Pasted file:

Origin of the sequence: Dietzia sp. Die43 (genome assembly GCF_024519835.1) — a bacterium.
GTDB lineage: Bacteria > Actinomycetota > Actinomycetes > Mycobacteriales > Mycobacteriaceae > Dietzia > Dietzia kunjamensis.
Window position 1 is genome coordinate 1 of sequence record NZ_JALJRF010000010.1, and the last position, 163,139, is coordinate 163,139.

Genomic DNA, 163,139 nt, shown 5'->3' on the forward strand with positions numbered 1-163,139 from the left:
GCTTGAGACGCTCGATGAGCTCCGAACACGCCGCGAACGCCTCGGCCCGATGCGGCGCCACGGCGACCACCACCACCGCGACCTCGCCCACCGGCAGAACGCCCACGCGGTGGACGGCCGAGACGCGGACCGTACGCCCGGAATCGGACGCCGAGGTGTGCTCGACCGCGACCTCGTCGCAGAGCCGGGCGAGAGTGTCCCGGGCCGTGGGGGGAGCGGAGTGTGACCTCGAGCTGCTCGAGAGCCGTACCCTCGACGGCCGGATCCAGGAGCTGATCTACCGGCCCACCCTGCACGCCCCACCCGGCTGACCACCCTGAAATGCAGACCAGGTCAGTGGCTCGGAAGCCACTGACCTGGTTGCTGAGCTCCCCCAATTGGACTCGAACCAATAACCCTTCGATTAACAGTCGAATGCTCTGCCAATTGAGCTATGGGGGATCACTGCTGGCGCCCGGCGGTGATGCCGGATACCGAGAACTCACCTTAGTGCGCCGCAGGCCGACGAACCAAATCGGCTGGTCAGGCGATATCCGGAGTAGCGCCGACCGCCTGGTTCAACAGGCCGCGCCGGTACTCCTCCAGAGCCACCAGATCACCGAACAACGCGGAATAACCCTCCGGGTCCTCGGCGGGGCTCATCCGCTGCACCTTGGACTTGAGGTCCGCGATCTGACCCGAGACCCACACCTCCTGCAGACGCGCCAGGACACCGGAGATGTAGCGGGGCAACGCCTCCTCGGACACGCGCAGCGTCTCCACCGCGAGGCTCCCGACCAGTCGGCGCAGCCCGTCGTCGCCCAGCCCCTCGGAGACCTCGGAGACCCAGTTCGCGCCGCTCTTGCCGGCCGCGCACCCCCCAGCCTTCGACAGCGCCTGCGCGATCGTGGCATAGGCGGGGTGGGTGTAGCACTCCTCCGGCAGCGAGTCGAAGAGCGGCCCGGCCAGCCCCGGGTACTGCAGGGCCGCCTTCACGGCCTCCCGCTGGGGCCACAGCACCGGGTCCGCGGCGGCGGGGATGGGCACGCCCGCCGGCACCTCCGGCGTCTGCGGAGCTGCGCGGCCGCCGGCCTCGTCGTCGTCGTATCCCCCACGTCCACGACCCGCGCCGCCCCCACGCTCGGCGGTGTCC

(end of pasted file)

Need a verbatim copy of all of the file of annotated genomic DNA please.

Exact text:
Origin of the sequence: Dietzia sp. Die43 (genome assembly GCF_024519835.1) — a bacterium.
GTDB lineage: Bacteria > Actinomycetota > Actinomycetes > Mycobacteriales > Mycobacteriaceae > Dietzia > Dietzia kunjamensis.
Window position 1 is genome coordinate 1 of sequence record NZ_JALJRF010000010.1, and the last position, 163,139, is coordinate 163,139.

Genomic DNA, 163,139 nt, shown 5'->3' on the forward strand with positions numbered 1-163,139 from the left:
GCTTGAGACGCTCGATGAGCTCCGAACACGCCGCGAACGCCTCGGCCCGATGCGGCGCCACGGCGACCACCACCACCGCGACCTCGCCCACCGGCAGAACGCCCACGCGGTGGACGGCCGAGACGCGGACCGTACGCCCGGAATCGGACGCCGAGGTGTGCTCGACCGCGACCTCGTCGCAGAGCCGGGCGAGAGTGTCCCGGGCCGTGGGGGGAGCGGAGTGTGACCTCGAGCTGCTCGAGAGCCGTACCCTCGACGGCCGGATCCAGGAGCTGATCTACCGGCCCACCCTGCACGCCCCACCCGGCTGACCACCCTGAAATGCAGACCAGGTCAGTGGCTCGGAAGCCACTGACCTGGTTGCTGAGCTCCCCCAATTGGACTCGAACCAATAACCCTTCGATTAACAGTCGAATGCTCTGCCAATTGAGCTATGGGGGATCACTGCTGGCGCCCGGCGGTGATGCCGGATACCGAGAACTCACCTTAGTGCGCCGCAGGCCGACGAACCAAATCGGCTGGTCAGGCGATATCCGGAGTAGCGCCGACCGCCTGGTTCAACAGGCCGCGCCGGTACTCCTCCAGAGCCACCAGATCACCGAACAACGCGGAATAACCCTCCGGGTCCTCGGCGGGGCTCATCCGCTGCACCTTGGACTTGAGGTCCGCGATCTGACCCGAGACCCACACCTCCTGCAGACGCGCCAGGACACCGGAGATGTAGCGGGGCAACGCCTCCTCGGACACGCGCAGCGTCTCCACCGCGAGGCTCCCGACCAGTCGGCGCAGCCCGTCGTCGCCCAGCCCCTCGGAGACCTCGGAGACCCAGTTCGCGCCGCTCTTGCCGGCCGCGCACCCCCCAGCCTTCGACAGCGCCTGCGCGATCGTGGCATAGGCGGGGTGGGTGTAGCACTCCTCCGGCAGCGAGTCGAAGAGCGGCCCGGCCAGCCCCGGGTACTGCAGGGCCGCCTTCACGGCCTCCCGCTGGGGCCACAGCACCGGGTCCGCGGCGGCGGGGATGGGCACGCCCGCCGGCACCTCCGGCGTCTGCGGAGCTGCGCGGCCGCCGGCCTCGTCGTCGTCGTATCCCCCACGTCCACGACCCGCGCCGCCCCCACGCTCGGCGGTGTCC